Robles can’t really be traded right now (injured), but I would think that he would be a good candidate for a minor trade in the offseason, now that he seems to have recooped a little value. He’s a free agent after next season, and probably not in the team’s plans by 2025 anyway.


    25 Jul 23 at 10:36 am

  2. And LOLOL on listing Green among those hoped to be ready by 2025. From where things stand now, that would take a miracle. But House could/should be ready by then, and perhaps Bennett, maybe even Lile, who is progressing well. Not sure where he’ll play, though, with the OF overloaded.


    25 Jul 23 at 11:47 am

  3. I think you’re underselling Candelario’s trade value. Most sites you linked have him as one of the most valuable trade assets, among the obvious candidates. An obviously broken Joey Gallo last year netted Clayton Beeter, who’d be in the mix for a top 10 in the Nats system. And Candelario is an obviously better player than Gallo was.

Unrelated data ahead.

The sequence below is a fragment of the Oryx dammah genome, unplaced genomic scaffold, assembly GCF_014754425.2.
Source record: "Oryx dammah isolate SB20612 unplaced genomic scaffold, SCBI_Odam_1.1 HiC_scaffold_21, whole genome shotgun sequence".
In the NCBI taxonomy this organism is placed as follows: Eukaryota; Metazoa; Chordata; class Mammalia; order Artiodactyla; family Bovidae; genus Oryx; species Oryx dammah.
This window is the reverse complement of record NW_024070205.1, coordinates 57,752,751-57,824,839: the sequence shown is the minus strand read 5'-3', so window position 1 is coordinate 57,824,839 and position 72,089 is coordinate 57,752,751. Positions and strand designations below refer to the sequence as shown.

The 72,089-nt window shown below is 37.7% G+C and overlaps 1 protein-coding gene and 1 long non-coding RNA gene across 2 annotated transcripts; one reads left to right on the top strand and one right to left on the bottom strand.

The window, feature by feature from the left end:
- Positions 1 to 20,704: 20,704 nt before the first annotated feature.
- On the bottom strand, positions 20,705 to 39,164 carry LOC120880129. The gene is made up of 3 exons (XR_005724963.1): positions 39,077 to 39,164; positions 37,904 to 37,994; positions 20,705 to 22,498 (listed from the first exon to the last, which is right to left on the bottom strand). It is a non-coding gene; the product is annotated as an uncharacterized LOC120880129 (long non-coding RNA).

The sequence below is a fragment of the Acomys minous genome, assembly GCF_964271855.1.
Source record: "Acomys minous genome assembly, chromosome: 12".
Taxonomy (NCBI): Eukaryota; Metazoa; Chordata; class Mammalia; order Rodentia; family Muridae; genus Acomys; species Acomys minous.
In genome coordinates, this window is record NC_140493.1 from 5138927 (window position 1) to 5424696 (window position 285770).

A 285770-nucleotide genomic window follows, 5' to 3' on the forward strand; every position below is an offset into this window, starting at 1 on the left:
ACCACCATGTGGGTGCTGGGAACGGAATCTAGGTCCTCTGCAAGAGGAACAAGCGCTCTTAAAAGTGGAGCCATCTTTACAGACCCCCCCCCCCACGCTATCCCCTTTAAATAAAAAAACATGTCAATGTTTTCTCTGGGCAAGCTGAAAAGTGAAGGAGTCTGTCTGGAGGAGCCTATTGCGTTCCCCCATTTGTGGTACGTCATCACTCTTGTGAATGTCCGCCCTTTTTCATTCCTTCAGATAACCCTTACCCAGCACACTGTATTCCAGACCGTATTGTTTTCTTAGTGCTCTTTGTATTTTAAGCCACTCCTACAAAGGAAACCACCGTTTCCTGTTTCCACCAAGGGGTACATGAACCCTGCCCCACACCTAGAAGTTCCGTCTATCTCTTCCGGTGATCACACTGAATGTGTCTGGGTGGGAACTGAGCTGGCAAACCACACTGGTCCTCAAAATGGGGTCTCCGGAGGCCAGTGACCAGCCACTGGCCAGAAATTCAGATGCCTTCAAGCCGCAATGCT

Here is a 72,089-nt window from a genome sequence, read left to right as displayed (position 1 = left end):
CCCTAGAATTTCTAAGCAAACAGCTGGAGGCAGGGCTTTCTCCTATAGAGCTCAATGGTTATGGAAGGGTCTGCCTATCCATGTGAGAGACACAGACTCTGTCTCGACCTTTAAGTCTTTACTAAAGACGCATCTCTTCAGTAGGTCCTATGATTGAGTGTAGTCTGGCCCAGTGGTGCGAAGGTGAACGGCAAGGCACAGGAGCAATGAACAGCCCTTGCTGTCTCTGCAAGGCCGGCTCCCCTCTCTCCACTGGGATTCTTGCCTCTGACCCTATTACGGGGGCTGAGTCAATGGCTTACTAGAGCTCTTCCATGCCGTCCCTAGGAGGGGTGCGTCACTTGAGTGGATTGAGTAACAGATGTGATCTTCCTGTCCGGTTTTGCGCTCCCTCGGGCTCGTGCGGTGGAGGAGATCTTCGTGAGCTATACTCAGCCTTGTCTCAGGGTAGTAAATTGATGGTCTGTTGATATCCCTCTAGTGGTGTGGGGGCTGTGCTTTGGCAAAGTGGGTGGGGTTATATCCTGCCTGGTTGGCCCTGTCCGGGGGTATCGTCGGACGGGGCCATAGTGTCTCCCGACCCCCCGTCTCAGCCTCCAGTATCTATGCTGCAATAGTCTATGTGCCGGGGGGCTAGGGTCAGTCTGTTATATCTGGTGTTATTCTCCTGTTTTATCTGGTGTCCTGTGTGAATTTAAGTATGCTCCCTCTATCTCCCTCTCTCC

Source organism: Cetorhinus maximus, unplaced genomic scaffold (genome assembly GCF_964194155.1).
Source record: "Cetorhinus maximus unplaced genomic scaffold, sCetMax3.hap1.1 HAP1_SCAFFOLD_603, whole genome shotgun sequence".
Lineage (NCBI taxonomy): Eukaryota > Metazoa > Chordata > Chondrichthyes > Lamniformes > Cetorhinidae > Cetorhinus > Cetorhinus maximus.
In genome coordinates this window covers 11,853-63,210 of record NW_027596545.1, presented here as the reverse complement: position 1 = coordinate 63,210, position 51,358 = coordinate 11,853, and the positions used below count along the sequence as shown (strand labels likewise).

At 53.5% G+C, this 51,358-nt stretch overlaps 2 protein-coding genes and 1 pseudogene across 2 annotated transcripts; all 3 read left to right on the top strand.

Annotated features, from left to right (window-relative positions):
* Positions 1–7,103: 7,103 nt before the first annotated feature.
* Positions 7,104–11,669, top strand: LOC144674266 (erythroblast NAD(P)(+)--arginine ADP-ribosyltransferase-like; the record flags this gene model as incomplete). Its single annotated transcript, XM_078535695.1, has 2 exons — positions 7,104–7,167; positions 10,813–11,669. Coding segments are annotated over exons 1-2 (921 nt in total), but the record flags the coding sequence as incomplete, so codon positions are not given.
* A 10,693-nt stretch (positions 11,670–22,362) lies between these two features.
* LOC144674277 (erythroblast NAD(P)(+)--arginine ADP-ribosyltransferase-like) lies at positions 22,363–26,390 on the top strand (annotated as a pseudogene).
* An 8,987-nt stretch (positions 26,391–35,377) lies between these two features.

Another rental in Andrew Benintendi netted TJ Sikkema (who’d also be in the mix as a top 10 prospect) as well as two additional decent prospects, who’d likely be top 30 in the Nats system, in Beck Way and Chandler Champlain.

    I’d expect a similar haul for the Nats, especially in that all 3 prospects for Benintendi were pitchers. With our recent drafts and trades, our farm system has become dangerously imbalanced. Potentially only 1 or 2 of our top 10 are pitchers.


    25 Jul 23 at 1:25 pm

  4. Green ready by 2025; ok maybe 2026. We have to hope right? now, he’s not shooting northward like jackson Holliday as a 19yr old, but he still is a 19yr old in full season ball. If he’d gone to school, he’d be playing in some rinky dink wood bat league after his frosh year in college.

    Underselling Candelaro; yeah i am. Candelario isn’t an all star, isn’t a household name. I just can’t see other teams getting excided about him. Gallo was a known name. Benintendi a known name. I hope i’m wrong.

    Todd Boss

    25 Jul 23 at 1:54 pm